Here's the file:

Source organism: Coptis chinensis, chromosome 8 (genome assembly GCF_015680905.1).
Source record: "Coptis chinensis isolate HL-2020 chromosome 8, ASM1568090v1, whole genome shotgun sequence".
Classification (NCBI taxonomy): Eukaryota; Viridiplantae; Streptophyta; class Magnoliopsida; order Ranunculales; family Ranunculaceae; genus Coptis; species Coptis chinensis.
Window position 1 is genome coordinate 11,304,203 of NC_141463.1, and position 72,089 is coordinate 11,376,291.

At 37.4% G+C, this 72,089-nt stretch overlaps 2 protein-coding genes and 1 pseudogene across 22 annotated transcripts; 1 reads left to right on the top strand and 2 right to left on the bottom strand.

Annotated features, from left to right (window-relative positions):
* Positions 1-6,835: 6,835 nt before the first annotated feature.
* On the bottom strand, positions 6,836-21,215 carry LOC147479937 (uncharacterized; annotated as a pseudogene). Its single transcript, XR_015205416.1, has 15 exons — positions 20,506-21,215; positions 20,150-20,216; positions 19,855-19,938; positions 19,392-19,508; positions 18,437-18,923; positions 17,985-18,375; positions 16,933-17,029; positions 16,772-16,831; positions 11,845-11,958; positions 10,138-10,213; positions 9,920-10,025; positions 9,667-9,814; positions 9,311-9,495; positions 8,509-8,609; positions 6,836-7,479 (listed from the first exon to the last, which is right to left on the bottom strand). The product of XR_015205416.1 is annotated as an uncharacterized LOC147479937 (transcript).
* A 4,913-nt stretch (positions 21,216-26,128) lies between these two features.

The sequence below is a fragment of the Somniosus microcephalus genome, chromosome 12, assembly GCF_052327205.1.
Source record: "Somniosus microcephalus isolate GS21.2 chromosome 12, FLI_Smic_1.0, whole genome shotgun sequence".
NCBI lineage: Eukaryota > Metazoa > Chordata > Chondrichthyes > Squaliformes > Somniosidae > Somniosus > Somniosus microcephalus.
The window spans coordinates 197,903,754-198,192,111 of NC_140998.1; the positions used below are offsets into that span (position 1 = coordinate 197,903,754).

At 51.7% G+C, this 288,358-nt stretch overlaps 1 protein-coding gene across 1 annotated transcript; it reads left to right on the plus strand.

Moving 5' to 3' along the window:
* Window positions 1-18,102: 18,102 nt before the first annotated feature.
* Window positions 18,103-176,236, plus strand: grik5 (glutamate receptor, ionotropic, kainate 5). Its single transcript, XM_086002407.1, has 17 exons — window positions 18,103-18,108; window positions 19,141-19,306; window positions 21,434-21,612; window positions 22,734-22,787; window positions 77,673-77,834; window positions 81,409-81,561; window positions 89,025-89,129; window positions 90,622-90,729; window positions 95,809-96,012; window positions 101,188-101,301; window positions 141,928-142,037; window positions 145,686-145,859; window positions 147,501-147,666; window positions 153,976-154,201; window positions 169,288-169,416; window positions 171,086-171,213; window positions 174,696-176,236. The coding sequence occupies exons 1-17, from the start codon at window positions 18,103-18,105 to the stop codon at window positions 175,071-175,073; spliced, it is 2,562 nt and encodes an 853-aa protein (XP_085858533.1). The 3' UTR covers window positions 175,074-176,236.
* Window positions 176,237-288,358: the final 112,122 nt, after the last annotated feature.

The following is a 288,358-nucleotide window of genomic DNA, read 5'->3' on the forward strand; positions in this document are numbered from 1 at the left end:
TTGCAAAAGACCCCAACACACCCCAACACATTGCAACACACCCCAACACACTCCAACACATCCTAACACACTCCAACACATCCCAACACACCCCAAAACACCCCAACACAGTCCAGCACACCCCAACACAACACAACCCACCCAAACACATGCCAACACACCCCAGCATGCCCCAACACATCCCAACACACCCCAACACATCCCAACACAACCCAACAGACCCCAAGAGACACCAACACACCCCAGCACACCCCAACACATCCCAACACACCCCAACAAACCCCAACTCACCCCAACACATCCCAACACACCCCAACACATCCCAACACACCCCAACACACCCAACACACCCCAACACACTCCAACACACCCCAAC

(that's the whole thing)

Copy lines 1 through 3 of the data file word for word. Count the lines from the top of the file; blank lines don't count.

Source organism: Coptis chinensis, chromosome 8 (genome assembly GCF_015680905.1).
Source record: "Coptis chinensis isolate HL-2020 chromosome 8, ASM1568090v1, whole genome shotgun sequence".
Classification (NCBI taxonomy): Eukaryota; Viridiplantae; Streptophyta; class Magnoliopsida; order Ranunculales; family Ranunculaceae; genus Coptis; species Coptis chinensis.